When the dust settles on the 2011 season, it's likely going to do so with the Philadelphia Phillies owning the best record in the National League, and with it, home field advantage throughout the playoffs. All to go along with the triumvirate of Roy Halladay, Cliff Lee and Cole Hamels and one of the most powerful offenses in the game.
In summation, the Phillies find themselves in a very advantageous position as they look to notch their second World Series title since 2008. But, like last season, they will find themselves in a precarious position when it comes to selecting certain members of their starting rotation.
When they needed a fourth man in the playoff rotation in 2010, they turned to Joe Blanton, as opposed to sending Roy Halladay to the hill on short rest in the National League Championship Series. Say what you want about that decision and whether or not it impacted the outcome of the series, but it was one of the biggest decisions that Charlie Manuel had to make in regards to his personnel.
And in a month or so, the time is once again going to come for him to make a fairly significant decision when it comes to choosing who gets the ball in the fourth spot in the rotation. But unlike last season, there is a bevy of arms to choose from, most notably those belonging to Roy Oswalt and Vance Worley, two players on opposite ends of their careers who could very easily make a case to earn a spot in the rotation come postseason.
At first blush, it seems like an easy choice to give the nod to Roy Oswalt, due to his status as one of the Four Aces and playoff experience. However, a back injury earlier in the season turned him into an entirely different pitcher, and he only recently appears to be regaining the stuff that made him so dominant down the stretch last season.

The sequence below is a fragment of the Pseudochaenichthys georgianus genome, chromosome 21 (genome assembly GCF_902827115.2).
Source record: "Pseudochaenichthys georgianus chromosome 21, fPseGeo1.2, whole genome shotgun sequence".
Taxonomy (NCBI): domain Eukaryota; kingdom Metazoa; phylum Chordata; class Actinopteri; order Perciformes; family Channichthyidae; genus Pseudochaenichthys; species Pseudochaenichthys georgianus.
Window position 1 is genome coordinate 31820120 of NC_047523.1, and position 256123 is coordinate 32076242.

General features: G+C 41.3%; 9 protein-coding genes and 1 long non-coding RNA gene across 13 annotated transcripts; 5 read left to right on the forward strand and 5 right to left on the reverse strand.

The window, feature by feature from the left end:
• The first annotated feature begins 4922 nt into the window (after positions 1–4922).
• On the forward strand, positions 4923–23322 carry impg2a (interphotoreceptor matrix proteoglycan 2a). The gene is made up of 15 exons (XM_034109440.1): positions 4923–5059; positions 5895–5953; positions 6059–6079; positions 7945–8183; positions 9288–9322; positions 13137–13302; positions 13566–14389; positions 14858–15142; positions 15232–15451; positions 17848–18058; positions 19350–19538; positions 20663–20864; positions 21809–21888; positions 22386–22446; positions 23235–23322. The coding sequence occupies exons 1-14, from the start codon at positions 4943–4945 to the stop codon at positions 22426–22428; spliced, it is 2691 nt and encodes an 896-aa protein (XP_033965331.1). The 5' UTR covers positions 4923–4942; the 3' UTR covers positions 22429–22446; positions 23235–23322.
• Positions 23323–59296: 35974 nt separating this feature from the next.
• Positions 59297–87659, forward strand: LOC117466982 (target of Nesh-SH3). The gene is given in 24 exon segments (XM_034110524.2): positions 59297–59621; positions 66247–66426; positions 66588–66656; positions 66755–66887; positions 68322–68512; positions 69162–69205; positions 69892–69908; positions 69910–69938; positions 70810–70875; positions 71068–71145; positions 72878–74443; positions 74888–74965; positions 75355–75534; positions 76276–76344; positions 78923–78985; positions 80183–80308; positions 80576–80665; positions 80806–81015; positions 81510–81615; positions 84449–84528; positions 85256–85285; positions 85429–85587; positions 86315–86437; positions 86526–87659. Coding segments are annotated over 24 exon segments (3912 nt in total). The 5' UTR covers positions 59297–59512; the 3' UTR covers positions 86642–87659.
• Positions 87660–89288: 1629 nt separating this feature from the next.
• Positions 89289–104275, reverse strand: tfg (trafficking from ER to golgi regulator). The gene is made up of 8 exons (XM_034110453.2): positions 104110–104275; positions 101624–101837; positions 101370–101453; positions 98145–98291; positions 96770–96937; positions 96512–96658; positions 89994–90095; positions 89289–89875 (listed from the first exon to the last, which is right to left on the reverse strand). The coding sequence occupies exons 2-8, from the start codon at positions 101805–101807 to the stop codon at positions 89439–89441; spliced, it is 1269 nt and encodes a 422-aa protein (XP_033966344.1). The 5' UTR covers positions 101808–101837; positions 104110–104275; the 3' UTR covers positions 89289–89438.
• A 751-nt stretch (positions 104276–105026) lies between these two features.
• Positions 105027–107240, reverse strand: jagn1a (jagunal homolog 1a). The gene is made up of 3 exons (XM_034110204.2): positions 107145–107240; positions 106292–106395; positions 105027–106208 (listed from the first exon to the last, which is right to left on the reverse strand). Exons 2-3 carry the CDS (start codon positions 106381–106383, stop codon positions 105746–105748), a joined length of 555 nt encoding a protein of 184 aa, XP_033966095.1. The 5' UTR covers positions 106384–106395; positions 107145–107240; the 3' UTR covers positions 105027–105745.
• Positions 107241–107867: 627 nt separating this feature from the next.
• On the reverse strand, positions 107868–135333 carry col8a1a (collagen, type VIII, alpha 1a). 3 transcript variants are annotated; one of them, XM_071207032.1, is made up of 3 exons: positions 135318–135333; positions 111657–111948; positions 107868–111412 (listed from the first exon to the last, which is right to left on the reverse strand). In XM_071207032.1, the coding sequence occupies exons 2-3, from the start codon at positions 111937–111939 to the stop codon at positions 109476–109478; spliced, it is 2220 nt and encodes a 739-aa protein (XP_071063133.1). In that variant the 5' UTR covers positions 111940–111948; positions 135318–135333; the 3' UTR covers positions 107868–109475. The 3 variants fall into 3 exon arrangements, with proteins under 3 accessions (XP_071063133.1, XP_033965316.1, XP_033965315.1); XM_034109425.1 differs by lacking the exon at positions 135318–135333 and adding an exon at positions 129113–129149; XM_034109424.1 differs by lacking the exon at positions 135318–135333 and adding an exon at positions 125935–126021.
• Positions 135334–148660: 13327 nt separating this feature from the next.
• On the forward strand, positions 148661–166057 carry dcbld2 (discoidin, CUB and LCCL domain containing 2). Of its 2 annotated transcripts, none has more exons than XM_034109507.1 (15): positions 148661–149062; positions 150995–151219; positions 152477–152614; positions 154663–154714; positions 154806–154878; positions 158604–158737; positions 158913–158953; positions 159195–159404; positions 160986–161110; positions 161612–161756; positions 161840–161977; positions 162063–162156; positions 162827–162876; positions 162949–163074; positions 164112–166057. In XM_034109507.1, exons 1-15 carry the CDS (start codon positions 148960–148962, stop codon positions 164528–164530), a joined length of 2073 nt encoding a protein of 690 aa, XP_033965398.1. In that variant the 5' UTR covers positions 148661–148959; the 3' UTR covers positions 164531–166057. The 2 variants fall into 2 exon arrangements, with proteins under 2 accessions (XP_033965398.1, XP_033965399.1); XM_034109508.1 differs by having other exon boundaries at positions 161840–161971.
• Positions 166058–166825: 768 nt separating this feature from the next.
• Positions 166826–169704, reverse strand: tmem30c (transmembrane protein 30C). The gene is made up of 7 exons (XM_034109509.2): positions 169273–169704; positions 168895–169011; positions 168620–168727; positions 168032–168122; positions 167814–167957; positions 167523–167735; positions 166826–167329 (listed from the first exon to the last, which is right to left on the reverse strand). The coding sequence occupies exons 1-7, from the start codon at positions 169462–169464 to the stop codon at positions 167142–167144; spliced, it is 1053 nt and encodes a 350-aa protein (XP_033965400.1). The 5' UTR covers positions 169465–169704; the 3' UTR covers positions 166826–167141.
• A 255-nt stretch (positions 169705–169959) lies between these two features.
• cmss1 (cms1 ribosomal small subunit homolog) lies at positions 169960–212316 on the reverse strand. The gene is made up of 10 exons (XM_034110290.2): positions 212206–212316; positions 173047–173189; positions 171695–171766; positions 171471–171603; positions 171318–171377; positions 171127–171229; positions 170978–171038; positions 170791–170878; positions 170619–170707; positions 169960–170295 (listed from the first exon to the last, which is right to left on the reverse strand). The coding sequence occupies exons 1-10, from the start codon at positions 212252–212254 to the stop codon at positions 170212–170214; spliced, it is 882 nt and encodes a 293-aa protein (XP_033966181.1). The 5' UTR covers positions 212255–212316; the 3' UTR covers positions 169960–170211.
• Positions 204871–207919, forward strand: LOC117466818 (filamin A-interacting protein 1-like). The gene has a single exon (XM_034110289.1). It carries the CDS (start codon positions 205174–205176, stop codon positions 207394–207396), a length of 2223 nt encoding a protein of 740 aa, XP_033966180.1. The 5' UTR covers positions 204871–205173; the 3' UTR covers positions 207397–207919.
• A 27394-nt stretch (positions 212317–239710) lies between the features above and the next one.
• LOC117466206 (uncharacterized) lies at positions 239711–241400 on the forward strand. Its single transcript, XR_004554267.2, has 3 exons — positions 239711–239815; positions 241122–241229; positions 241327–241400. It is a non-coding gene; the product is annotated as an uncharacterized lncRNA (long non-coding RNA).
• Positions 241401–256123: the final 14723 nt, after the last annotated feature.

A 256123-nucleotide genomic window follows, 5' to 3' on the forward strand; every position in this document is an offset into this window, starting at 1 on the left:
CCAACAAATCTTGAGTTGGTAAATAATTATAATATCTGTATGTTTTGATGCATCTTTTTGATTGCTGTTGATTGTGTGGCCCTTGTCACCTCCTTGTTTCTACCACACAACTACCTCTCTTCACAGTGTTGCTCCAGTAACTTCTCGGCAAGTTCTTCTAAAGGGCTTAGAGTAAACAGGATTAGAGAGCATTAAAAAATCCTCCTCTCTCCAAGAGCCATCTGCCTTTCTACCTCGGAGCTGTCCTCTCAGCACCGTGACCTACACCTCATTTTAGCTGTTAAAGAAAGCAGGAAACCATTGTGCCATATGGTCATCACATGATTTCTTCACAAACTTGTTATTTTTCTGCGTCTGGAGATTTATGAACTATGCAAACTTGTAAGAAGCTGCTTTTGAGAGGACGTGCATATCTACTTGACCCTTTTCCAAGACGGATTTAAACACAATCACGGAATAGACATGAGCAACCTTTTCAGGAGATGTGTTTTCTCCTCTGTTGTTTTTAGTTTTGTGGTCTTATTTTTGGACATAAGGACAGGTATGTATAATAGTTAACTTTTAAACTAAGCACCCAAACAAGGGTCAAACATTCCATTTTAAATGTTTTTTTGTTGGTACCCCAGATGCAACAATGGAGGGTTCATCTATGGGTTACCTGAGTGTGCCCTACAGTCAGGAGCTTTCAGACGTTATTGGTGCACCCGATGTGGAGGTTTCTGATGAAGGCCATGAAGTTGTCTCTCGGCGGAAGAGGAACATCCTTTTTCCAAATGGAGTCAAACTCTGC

On top of that, his competition, Vance Worley, has cemented himself as a fine starter in his own right -- and he's the owner of a sparkling 2.85 ERA in 20 games (18 starts) this season. He doesn't appear to be making the decision any easier for Charlie Manuel.
But despite the fact that Worley is younger and hasn't dealt with an somewhat significant injury this season doesn't necessarily mean that he is the better man for the job.
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Roy Is Healthy
It took him a few starts, but the Oswalt that was getting by on luck and grit in the middle of the season is long gone. No longer is he not inducing strikeouts at a career low rate or hoping to sneak a low-90s fastball past hitters. Since his return from the DL in the beginning of August, Little Roy has a 3.60 ERA in five starts, and has regained his strikeout form to the tune of 7.65 K/9 – quite the change from his 3.99 K/9 rate from when he was injured.
Roy The Reliever?
If Roy doesn't get the nod as the starter, his only refuge would be the bullpen. It doesn't sound like a terrible idea, as pitchers with good strikeout totals make very effective relievers. However, his back injury history would make him less suited for that, given that relief pitchers have very little time to warm up before entering the game. There is no telling how he would be impacted by that, but in his one relief appearance in 2010's NLCS, he wasn't exactly sharp. That's not to say it would happen this year, but the Phillies would certainly get more value out of six or seven innings of Roy Oswalt, as opposed to one inning.
Perhaps the biggest argument to be made for Roy Oswalt is that Charlie Manuel is fiercely loyal to his veteran players. It's a character trait that occasionally can be a flaw, but he sticks with guys like Raul Ibanez and Brad Lidge, even if they are struggling. And with Roy's resurgence, it's even less of a reason for Charlie to go with the young Worley.
To be fair to Worley, he is having a very good season, and he deserves to be considered for the final rotation spot in the postseason. But with Oswalt's success as of late, along with his pedigree, it will be a tall mountain for the 23-year-old right hander to climb.
But when October arrives, the smart play is to go with the healthy and dominant Roy Oswalt. His ability to induce swinging strikeouts at a significant rate, along with his veteran status and postseason experience make him a fine choice to get the ball.